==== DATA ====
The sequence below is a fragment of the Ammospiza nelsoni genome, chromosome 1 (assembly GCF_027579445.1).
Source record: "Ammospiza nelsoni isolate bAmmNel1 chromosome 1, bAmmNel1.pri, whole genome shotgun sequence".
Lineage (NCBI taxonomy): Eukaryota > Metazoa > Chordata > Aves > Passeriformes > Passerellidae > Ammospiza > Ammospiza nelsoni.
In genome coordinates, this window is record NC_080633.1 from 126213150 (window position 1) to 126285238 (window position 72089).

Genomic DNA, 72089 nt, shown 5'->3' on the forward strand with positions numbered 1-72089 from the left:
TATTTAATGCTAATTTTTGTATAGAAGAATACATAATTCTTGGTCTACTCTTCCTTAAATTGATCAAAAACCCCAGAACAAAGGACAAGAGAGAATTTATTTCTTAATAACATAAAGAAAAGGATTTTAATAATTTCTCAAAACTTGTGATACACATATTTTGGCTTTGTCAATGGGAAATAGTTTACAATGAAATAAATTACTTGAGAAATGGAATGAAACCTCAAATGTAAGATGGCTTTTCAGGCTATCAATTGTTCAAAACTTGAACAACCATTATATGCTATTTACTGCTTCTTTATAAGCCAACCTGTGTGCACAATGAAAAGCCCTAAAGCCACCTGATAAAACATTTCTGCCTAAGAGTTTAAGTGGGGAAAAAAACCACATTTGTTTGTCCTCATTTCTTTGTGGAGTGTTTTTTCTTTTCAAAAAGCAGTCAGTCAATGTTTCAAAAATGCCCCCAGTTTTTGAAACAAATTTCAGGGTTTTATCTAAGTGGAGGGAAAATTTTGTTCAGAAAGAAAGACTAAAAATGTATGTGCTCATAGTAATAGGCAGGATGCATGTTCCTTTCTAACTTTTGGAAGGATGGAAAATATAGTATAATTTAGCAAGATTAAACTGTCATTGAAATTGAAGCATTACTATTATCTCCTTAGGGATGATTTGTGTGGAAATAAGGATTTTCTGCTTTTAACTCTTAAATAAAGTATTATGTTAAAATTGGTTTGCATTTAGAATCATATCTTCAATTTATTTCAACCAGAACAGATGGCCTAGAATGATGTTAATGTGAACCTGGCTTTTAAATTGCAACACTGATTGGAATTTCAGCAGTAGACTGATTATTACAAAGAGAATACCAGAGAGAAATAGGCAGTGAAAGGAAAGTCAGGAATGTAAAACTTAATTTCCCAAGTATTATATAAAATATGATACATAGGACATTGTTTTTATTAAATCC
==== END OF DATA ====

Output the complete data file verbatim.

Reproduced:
The sequence below is a fragment of the Ammospiza nelsoni genome, chromosome 1 (assembly GCF_027579445.1).
Source record: "Ammospiza nelsoni isolate bAmmNel1 chromosome 1, bAmmNel1.pri, whole genome shotgun sequence".
Lineage (NCBI taxonomy): Eukaryota > Metazoa > Chordata > Aves > Passeriformes > Passerellidae > Ammospiza > Ammospiza nelsoni.
In genome coordinates, this window is record NC_080633.1 from 126213150 (window position 1) to 126285238 (window position 72089).

Genomic DNA, 72089 nt, shown 5'->3' on the forward strand with positions numbered 1-72089 from the left:
TATTTAATGCTAATTTTTGTATAGAAGAATACATAATTCTTGGTCTACTCTTCCTTAAATTGATCAAAAACCCCAGAACAAAGGACAAGAGAGAATTTATTTCTTAATAACATAAAGAAAAGGATTTTAATAATTTCTCAAAACTTGTGATACACATATTTTGGCTTTGTCAATGGGAAATAGTTTACAATGAAATAAATTACTTGAGAAATGGAATGAAACCTCAAATGTAAGATGGCTTTTCAGGCTATCAATTGTTCAAAACTTGAACAACCATTATATGCTATTTACTGCTTCTTTATAAGCCAACCTGTGTGCACAATGAAAAGCCCTAAAGCCACCTGATAAAACATTTCTGCCTAAGAGTTTAAGTGGGGAAAAAAACCACATTTGTTTGTCCTCATTTCTTTGTGGAGTGTTTTTTCTTTTCAAAAAGCAGTCAGTCAATGTTTCAAAAATGCCCCCAGTTTTTGAAACAAATTTCAGGGTTTTATCTAAGTGGAGGGAAAATTTTGTTCAGAAAGAAAGACTAAAAATGTATGTGCTCATAGTAATAGGCAGGATGCATGTTCCTTTCTAACTTTTGGAAGGATGGAAAATATAGTATAATTTAGCAAGATTAAACTGTCATTGAAATTGAAGCATTACTATTATCTCCTTAGGGATGATTTGTGTGGAAATAAGGATTTTCTGCTTTTAACTCTTAAATAAAGTATTATGTTAAAATTGGTTTGCATTTAGAATCATATCTTCAATTTATTTCAACCAGAACAGATGGCCTAGAATGATGTTAATGTGAACCTGGCTTTTAAATTGCAACACTGATTGGAATTTCAGCAGTAGACTGATTATTACAAAGAGAATACCAGAGAGAAATAGGCAGTGAAAGGAAAGTCAGGAATGTAAAACTTAATTTCCCAAGTATTATATAAAATATGATACATAGGACATTGTTTTTATTAAATCC